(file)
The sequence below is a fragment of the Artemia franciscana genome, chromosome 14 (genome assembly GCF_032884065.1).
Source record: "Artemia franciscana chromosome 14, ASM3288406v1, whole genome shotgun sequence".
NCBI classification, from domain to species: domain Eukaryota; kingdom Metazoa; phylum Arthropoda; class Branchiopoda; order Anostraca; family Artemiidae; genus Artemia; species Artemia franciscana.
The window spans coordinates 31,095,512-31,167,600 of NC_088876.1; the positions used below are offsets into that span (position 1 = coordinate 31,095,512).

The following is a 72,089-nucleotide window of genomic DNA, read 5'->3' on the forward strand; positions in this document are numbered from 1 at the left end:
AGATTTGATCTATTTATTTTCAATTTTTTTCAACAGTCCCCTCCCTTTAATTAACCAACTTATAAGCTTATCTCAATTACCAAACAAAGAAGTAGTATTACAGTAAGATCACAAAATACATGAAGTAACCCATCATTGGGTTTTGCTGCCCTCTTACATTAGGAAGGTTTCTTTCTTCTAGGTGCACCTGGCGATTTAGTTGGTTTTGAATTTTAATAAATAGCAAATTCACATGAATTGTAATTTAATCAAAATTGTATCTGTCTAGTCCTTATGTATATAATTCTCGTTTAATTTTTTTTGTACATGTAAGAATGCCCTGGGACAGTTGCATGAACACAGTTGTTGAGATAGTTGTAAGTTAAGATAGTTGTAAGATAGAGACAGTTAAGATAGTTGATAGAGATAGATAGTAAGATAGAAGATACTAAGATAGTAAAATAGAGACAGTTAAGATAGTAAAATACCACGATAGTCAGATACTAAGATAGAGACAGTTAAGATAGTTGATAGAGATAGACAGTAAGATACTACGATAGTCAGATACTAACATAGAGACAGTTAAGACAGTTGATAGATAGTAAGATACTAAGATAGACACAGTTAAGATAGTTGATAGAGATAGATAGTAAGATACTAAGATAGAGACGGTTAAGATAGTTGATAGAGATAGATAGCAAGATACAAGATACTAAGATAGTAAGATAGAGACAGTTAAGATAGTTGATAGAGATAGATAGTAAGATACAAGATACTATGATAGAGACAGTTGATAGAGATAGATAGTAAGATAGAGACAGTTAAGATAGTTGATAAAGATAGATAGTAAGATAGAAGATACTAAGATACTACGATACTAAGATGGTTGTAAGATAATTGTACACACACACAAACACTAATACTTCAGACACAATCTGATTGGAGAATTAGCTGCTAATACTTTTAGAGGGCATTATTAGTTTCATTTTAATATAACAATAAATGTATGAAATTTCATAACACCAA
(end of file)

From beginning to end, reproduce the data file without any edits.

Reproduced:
The sequence below is a fragment of the Artemia franciscana genome, chromosome 14 (genome assembly GCF_032884065.1).
Source record: "Artemia franciscana chromosome 14, ASM3288406v1, whole genome shotgun sequence".
NCBI classification, from domain to species: domain Eukaryota; kingdom Metazoa; phylum Arthropoda; class Branchiopoda; order Anostraca; family Artemiidae; genus Artemia; species Artemia franciscana.
The window spans coordinates 31,095,512-31,167,600 of NC_088876.1; the positions used below are offsets into that span (position 1 = coordinate 31,095,512).

The following is a 72,089-nucleotide window of genomic DNA, read 5'->3' on the forward strand; positions in this document are numbered from 1 at the left end:
AGATTTGATCTATTTATTTTCAATTTTTTTCAACAGTCCCCTCCCTTTAATTAACCAACTTATAAGCTTATCTCAATTACCAAACAAAGAAGTAGTATTACAGTAAGATCACAAAATACATGAAGTAACCCATCATTGGGTTTTGCTGCCCTCTTACATTAGGAAGGTTTCTTTCTTCTAGGTGCACCTGGCGATTTAGTTGGTTTTGAATTTTAATAAATAGCAAATTCACATGAATTGTAATTTAATCAAAATTGTATCTGTCTAGTCCTTATGTATATAATTCTCGTTTAATTTTTTTTGTACATGTAAGAATGCCCTGGGACAGTTGCATGAACACAGTTGTTGAGATAGTTGTAAGTTAAGATAGTTGTAAGATAGAGACAGTTAAGATAGTTGATAGAGATAGATAGTAAGATAGAAGATACTAAGATAGTAAAATAGAGACAGTTAAGATAGTAAAATACCACGATAGTCAGATACTAAGATAGAGACAGTTAAGATAGTTGATAGAGATAGACAGTAAGATACTACGATAGTCAGATACTAACATAGAGACAGTTAAGACAGTTGATAGATAGTAAGATACTAAGATAGACACAGTTAAGATAGTTGATAGAGATAGATAGTAAGATACTAAGATAGAGACGGTTAAGATAGTTGATAGAGATAGATAGCAAGATACAAGATACTAAGATAGTAAGATAGAGACAGTTAAGATAGTTGATAGAGATAGATAGTAAGATACAAGATACTATGATAGAGACAGTTGATAGAGATAGATAGTAAGATAGAGACAGTTAAGATAGTTGATAAAGATAGATAGTAAGATAGAAGATACTAAGATACTACGATACTAAGATGGTTGTAAGATAATTGTACACACACACAAACACTAATACTTCAGACACAATCTGATTGGAGAATTAGCTGCTAATACTTTTAGAGGGCATTATTAGTTTCATTTTAATATAACAATAAATGTATGAAATTTCATAACACCAA